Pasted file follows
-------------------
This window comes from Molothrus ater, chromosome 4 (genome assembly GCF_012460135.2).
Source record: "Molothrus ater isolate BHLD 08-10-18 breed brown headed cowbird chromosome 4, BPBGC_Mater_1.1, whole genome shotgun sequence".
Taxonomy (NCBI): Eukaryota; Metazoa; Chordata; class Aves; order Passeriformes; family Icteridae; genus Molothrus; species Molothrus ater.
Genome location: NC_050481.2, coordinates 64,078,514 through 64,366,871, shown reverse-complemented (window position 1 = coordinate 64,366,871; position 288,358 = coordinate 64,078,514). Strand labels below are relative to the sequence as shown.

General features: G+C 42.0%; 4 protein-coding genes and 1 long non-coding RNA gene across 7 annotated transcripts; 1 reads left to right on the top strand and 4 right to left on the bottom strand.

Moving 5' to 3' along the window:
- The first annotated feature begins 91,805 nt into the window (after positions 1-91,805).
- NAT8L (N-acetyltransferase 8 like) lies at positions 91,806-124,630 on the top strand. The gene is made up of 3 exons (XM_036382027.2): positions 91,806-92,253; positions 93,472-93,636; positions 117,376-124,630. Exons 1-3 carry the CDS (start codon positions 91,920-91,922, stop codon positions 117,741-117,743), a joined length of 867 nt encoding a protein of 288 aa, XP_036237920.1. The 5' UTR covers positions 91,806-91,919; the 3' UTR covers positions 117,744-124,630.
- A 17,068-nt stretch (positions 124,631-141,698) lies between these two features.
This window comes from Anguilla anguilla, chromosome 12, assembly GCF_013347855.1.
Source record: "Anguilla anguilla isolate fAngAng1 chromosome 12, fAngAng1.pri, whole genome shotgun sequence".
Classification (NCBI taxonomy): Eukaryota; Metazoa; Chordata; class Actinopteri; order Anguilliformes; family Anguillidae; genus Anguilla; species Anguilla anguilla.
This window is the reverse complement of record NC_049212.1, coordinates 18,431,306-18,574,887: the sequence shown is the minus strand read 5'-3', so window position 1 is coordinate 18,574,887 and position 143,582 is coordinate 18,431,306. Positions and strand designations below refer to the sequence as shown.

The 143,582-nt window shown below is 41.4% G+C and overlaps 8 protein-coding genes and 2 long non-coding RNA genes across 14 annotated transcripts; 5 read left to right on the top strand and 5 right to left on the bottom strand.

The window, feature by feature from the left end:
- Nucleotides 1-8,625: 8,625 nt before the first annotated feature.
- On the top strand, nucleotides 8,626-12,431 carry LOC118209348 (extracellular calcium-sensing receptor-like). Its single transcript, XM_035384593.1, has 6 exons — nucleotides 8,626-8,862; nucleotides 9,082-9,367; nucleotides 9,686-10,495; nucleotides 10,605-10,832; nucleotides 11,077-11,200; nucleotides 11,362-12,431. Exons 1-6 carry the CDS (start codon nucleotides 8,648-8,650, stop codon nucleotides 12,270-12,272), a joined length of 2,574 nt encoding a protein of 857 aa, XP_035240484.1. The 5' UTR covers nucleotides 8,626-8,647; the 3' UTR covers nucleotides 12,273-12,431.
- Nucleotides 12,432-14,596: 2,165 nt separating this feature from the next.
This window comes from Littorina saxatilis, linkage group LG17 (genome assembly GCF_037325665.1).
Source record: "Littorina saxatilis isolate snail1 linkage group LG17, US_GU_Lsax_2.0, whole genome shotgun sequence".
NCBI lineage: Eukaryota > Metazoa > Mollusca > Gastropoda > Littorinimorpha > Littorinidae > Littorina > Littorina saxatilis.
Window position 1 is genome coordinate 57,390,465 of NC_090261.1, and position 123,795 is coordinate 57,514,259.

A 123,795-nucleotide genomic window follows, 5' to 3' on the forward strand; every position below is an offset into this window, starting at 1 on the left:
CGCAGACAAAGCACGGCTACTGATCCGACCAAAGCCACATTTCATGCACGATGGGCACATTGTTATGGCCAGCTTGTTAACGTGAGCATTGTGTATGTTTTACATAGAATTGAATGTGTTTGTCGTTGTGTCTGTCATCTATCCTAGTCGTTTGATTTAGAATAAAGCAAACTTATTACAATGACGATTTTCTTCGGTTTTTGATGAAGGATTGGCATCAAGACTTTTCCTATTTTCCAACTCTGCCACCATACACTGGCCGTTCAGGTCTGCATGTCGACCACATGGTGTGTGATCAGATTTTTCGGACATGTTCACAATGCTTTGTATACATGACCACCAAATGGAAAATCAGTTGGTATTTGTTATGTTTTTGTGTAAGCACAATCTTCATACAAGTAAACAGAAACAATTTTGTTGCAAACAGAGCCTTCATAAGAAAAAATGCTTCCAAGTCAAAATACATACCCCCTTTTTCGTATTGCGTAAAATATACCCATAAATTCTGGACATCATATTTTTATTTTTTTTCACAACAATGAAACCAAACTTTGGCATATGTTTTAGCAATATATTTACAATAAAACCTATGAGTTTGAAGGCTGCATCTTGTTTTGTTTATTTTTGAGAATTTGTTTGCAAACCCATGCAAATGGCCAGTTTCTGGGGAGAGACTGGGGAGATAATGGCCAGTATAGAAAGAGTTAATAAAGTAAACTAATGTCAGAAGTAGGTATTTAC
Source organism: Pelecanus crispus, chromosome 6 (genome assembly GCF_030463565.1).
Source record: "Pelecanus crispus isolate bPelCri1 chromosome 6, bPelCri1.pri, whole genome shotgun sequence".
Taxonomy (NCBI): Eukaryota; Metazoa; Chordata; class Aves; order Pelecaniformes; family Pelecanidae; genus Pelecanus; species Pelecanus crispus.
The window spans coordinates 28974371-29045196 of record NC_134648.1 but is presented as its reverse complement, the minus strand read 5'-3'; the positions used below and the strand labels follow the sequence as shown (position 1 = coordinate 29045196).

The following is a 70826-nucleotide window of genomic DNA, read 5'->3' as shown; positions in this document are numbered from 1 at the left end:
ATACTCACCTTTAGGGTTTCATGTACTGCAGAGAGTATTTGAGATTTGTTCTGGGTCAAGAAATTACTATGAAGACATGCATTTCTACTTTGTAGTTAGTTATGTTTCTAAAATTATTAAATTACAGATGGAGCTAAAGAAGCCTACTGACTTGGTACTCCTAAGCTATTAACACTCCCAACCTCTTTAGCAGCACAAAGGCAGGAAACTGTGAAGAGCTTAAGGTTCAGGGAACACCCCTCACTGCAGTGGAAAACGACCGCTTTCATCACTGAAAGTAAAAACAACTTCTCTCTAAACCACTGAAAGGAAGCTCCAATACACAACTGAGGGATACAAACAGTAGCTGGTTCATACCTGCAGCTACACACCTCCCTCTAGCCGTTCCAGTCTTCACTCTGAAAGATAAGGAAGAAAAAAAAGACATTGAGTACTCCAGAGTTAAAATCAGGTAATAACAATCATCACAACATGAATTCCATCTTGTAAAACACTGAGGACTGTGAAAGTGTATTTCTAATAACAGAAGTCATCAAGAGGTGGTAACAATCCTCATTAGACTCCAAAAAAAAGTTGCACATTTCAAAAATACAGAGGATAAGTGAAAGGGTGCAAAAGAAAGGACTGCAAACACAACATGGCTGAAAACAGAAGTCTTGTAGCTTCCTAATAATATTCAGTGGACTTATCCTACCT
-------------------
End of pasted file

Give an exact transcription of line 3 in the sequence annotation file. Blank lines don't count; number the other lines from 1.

Taxonomy (NCBI): Eukaryota; Metazoa; Chordata; class Aves; order Passeriformes; family Icteridae; genus Molothrus; species Molothrus ater.